Other theories postulated that cognitive impairment may be related to medical or substance use history or due to antiviral treatment rather than HCV itself  .
As these variables may serve as confounding factors, previous studies have tried to control for them as current or recent substance abuse, advanced liver disease, and current or past interferon therapy.
However, few published studies have ruled out history of alcohol or drug use disorders as a confounding factor. This could be mainly attributed to the difficulty of finding a good sample of HCV-positive patients with no history of substance use disorder in different countries; however, this is not the case in Egypt.
The prevalence of injecting drug use in Egypt is estimated at 0.21% ,, , with HCV prevalence among them being 63%  . Considering that HCV prevalence in the population is 14.7%  , injecting drug use may explain at most only about 1% of the national HCV prevalence in Egypt. As HCV transmission in Egypt is mainly due to medical exposures, the possibility of finding cases with hepatitis C with no recent or past history of substance abuse is greater.
| Aim|| |
The study aimed to assess central nervous system involvement through brain magnetic resonance spectroscopy (MRS), as well as cognitive functions, in HCV-infected patients with mild liver disease.
| Patients and methods|| |
This study is a cross-sectional, case-control trial. The participants were divided into two groups: the patient group and the control group.
The patients included in the study were recruited from the Hepatology Outpatient and Inpatient Departments of Beni Sweif and Ain Shams University Hospitals, after obtaining approval of the study protocol from the concerned ethical committee in both medical departments. The control group was recruited from among employees working in the hospitals' outpatient clinics.
This work has been carried out in accordance with the code of ethics of the World Medical Association, and written informed consent was obtained from all participants to participate in the study.
All participants in the patient group were examined by a specialist for evaluation of their laboratory test results and diagnosis of liver disease. The specialist then referred them to the Neuropsychiatry Department to complete the relative medical history and cognitive function tests.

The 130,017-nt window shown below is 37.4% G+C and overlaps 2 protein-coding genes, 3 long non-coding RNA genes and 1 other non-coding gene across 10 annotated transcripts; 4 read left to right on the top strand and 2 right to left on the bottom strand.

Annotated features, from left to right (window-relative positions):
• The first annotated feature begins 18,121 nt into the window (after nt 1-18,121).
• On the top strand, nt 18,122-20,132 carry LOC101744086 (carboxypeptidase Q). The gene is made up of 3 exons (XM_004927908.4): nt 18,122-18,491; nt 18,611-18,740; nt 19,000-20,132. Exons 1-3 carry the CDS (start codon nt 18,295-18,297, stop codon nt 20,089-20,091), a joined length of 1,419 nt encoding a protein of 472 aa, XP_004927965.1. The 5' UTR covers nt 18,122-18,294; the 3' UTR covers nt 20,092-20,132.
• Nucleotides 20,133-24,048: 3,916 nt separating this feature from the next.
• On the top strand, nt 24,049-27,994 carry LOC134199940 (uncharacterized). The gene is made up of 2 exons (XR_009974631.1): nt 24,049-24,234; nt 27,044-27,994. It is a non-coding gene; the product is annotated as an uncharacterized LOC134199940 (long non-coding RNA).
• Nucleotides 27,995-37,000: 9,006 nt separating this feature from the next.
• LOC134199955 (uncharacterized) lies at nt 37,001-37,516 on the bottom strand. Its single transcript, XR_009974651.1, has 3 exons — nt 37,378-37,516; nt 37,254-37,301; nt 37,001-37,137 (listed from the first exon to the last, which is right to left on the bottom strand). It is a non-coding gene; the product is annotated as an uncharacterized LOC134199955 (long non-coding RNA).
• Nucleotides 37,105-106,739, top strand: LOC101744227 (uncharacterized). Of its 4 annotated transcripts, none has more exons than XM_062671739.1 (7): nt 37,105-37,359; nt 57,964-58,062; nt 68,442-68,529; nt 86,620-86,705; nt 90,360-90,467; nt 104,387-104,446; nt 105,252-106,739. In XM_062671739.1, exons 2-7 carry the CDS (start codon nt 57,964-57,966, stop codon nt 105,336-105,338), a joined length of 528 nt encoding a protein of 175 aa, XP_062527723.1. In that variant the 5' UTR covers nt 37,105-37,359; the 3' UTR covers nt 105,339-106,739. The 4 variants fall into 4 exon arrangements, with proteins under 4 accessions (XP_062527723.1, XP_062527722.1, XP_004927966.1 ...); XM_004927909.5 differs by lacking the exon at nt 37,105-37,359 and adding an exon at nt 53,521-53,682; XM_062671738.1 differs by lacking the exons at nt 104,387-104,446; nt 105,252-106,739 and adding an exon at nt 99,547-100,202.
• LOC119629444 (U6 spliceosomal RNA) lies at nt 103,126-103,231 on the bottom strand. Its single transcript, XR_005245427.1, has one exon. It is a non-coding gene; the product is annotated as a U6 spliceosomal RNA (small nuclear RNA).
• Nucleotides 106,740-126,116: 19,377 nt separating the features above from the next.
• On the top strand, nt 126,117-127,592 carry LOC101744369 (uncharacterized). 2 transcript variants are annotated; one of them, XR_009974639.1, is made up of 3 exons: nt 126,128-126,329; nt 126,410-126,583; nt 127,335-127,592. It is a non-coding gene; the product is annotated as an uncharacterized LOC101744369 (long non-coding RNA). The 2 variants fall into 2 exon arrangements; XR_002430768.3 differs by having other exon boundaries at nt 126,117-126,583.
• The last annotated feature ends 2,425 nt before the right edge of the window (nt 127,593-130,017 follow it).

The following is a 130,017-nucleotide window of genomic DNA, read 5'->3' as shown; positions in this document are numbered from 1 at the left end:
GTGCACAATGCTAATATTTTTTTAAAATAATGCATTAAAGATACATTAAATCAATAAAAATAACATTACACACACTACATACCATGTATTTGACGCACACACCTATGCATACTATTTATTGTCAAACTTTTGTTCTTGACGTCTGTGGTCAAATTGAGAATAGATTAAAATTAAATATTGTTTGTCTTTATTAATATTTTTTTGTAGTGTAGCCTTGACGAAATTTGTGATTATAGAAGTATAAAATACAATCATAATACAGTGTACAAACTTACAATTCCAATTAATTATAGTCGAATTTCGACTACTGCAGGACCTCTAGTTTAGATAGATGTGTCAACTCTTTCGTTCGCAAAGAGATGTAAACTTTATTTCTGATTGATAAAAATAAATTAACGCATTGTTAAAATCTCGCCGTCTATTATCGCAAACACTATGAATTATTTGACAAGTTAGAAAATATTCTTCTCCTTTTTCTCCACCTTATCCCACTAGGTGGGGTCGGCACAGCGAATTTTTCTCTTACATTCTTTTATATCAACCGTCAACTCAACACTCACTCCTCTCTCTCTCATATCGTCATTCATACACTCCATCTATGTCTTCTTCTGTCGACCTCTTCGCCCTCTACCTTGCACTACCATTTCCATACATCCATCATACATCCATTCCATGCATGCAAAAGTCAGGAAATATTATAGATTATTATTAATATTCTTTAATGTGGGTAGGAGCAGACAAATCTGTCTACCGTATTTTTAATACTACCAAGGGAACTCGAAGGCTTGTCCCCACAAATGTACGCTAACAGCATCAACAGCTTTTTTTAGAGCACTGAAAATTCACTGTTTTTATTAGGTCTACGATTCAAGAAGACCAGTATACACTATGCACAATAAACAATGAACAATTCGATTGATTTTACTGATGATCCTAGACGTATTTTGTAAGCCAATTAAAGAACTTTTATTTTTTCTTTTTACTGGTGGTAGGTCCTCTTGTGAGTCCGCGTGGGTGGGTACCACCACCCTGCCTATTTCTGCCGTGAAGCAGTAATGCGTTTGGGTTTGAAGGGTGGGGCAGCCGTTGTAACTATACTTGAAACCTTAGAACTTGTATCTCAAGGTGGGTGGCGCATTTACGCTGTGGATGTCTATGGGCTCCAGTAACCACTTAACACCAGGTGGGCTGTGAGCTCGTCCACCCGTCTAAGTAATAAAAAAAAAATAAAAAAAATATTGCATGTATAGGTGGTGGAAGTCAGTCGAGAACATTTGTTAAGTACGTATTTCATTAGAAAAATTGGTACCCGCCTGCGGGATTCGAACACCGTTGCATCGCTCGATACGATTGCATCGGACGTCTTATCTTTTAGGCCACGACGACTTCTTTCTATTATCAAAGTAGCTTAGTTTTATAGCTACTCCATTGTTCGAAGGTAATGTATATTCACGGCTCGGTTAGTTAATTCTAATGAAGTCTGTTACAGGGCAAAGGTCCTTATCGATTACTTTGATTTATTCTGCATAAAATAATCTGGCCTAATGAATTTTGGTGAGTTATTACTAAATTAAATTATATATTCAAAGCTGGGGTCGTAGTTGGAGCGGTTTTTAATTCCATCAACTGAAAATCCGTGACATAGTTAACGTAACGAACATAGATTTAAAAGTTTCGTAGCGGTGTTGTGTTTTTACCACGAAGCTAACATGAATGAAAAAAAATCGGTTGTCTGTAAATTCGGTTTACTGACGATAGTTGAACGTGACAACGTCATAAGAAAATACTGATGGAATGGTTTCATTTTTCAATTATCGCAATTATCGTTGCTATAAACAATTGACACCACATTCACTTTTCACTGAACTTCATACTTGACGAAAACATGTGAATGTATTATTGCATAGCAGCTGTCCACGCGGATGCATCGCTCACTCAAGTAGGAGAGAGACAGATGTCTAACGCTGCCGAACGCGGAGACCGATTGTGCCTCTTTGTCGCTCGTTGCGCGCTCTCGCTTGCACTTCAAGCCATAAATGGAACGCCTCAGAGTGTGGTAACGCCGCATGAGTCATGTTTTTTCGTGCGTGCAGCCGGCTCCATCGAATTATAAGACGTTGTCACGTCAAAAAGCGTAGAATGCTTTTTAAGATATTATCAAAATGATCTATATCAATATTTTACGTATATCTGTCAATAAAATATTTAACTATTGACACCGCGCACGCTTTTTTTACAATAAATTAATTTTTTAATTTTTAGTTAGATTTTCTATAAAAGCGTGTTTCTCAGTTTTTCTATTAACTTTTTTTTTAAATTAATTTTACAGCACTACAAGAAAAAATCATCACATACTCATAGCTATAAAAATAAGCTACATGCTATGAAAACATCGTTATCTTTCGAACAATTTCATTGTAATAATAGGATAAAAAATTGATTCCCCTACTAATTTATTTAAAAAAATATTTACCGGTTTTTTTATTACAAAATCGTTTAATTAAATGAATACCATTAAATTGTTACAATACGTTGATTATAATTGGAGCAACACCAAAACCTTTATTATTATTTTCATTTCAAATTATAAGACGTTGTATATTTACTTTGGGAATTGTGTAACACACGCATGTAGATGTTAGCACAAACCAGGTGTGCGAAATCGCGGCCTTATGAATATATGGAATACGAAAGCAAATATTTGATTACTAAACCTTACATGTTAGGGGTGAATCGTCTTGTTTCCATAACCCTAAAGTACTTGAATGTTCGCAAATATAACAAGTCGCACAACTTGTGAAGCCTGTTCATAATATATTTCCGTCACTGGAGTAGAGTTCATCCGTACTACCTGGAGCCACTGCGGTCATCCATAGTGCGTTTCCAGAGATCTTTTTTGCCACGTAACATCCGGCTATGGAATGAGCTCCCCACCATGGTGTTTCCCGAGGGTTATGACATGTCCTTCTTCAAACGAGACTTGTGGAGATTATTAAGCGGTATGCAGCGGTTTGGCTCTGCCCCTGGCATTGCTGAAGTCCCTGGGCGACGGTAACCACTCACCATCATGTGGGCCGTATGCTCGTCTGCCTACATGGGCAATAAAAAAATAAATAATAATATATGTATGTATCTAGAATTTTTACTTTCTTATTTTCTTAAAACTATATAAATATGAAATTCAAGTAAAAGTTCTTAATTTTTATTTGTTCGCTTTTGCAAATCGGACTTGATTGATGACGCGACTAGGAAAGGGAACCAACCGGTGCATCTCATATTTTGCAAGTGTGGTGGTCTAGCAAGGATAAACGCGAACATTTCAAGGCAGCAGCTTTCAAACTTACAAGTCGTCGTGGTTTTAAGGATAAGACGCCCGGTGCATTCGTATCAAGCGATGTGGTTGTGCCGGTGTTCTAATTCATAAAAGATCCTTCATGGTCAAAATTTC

Adult patients of both sexes with complaints of mild HCV infection were included in the study. Of 80 examined patients, as calculated by Graphpad StatMate (USA), with clinical mild HCV infection, a total of 28 (12 women and 16 men) patients aged 20-45 years participated in the study. This group of patients agreed to complete the cognitive tests included in the study. Those with marked liver impairment and with other concomitant chronic medical or cerebral illnesses were excluded from the study. The control group comprised 15 normal volunteers matched for age, sex, and education. They had no clinical liver disease or changes in liver enzymes, nor other medical disease or neuropsychiatric disorders.
Both groups underwent psychiatric examination using the Structured Clinical Interview for DSM-IV-TR Axis I disorder - clinician version (SCID-CV)  to exclude any psychiatric disorder. Then a cognitive examination was carried out using the Wechsler Memory Scale-Revised (WMS-R)  attention, concentration, and memory subscales, in addition to brain MRS. Liver disease was diagnosed using laboratory tests, complete blood count, liver function tests including alanine transaminase, aspartate transaminase, total bilirubin, direct bilirubin, total proteins and serum albumin, and bleeding profile (prothrombin time, partial thromboplastin time, international normalized ratio). MRS was performed on a 1.5 T super conducting system with a 30 minT/min gradient head coil, using single and multivoxel for the basal ganglia, and pertinent metabolic ratios were calculated.